Competition for Listings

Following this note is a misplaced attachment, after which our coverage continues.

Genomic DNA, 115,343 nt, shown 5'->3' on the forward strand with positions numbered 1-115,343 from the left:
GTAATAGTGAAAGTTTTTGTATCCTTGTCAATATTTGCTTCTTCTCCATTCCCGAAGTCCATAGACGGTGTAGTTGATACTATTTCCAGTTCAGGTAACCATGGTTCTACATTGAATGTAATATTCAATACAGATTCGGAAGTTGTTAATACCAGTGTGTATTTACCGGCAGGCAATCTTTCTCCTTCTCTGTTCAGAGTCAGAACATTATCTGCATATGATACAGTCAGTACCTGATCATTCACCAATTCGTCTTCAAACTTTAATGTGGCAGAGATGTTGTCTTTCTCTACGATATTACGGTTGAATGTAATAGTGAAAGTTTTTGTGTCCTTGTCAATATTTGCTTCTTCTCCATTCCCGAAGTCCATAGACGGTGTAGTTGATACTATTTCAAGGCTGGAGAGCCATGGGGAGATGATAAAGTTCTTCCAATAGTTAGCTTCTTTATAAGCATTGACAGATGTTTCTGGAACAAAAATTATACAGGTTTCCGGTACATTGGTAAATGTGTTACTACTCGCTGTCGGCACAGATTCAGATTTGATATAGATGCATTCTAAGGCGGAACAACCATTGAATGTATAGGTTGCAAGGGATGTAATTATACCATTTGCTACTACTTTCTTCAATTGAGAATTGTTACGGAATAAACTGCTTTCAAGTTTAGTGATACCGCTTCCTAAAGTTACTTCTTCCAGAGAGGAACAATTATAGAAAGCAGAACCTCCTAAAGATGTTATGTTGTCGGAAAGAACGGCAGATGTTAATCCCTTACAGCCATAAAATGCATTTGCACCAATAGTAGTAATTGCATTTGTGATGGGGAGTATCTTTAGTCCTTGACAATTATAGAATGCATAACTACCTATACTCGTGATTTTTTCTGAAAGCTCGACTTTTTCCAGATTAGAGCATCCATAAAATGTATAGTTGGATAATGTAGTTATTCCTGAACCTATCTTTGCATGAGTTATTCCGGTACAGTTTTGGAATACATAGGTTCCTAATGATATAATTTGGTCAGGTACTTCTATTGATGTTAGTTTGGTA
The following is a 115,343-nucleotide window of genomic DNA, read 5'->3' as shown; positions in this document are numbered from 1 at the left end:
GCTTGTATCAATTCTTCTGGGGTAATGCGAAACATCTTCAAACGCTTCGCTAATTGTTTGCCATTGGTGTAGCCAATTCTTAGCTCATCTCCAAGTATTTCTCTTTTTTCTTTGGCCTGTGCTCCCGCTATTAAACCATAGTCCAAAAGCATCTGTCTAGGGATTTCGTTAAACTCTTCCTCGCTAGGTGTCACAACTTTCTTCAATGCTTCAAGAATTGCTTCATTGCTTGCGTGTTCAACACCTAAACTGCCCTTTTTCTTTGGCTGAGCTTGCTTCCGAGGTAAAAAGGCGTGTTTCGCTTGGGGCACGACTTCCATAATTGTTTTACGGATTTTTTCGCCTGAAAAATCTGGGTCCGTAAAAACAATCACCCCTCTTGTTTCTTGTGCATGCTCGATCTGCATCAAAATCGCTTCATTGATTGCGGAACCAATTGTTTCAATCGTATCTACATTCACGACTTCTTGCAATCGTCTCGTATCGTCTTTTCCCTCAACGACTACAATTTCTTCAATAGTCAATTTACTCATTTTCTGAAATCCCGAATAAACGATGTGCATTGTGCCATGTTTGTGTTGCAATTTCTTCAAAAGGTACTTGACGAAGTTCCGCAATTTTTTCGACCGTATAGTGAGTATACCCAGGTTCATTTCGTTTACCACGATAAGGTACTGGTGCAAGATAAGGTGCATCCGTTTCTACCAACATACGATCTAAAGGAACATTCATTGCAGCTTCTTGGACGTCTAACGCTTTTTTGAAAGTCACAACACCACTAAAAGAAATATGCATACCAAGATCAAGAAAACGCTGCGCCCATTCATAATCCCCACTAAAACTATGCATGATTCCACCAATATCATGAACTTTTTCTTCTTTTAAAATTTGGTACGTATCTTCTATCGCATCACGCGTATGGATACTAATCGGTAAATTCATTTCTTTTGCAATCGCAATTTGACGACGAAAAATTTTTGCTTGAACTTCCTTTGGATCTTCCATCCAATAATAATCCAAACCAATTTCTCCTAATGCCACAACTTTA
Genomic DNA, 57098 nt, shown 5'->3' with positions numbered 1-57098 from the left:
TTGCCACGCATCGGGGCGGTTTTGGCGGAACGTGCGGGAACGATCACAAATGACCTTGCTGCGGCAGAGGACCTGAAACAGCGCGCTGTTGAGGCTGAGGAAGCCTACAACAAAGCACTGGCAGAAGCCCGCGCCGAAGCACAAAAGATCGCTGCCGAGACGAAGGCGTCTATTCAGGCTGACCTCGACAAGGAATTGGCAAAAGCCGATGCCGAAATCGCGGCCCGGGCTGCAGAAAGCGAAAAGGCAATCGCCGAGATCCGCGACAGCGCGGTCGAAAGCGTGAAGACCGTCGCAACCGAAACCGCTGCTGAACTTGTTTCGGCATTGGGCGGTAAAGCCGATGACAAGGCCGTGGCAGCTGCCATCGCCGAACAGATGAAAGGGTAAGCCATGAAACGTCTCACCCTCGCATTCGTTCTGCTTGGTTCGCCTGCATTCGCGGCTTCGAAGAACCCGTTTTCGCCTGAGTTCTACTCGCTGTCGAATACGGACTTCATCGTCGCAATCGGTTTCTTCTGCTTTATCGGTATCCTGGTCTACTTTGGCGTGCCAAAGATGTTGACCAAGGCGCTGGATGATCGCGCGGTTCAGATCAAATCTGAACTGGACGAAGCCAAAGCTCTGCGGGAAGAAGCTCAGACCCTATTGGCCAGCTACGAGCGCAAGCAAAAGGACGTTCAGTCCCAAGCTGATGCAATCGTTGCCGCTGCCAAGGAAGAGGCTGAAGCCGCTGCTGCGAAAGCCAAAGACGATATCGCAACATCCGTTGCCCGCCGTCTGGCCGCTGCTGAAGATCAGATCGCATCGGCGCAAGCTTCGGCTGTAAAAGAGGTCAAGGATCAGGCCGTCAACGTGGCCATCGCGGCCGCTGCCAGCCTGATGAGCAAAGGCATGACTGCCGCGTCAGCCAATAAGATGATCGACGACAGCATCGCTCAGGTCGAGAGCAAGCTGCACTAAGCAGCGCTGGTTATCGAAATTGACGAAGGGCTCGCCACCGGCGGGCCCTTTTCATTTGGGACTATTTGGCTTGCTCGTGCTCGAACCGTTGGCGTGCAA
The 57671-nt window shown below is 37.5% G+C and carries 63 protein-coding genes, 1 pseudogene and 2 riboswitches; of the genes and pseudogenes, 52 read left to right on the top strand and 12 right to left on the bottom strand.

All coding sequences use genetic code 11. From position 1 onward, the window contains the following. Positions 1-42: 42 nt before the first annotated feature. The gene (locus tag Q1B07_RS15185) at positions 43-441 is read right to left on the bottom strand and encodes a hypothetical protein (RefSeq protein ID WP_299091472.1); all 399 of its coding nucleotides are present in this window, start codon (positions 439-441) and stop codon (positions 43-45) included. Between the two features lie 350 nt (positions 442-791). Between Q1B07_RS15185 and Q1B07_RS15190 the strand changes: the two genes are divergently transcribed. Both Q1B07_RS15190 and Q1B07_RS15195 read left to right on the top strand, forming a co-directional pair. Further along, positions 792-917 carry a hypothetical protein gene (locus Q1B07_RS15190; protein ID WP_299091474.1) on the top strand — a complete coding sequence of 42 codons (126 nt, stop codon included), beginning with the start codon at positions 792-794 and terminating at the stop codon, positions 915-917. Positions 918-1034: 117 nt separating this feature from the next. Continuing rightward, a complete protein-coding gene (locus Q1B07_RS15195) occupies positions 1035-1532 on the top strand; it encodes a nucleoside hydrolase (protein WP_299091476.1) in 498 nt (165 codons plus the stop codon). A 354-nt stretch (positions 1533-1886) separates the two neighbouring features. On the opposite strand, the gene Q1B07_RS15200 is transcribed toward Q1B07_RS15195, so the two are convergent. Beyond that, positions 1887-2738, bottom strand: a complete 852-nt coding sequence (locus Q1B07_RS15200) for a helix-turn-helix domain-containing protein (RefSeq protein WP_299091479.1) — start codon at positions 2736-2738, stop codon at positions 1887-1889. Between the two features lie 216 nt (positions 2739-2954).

We develop a model in which two profit maximizing exchanges compete for IPO listings. They choose the listing fees paid by entrepreneurs wishing to go public and control the trading costs incurred by investors. All entrepreneurs prefer lower costs, however entrepreneurs differ in how much they value a decrease in trading costs. Hence, in equilibrium, competing exchanges obtain positive expected profits by offering different execution costs and different listing fees. As a result, firms that list on different exchanges have different characteristics. The model has testable implications for the cross--sectional characteristics of IPOs on different quality exchanges and the relationship between the level of trading costs and listing fees. We also find that competition does not guarantee that exchanges choose welfare maximizing trading rules.
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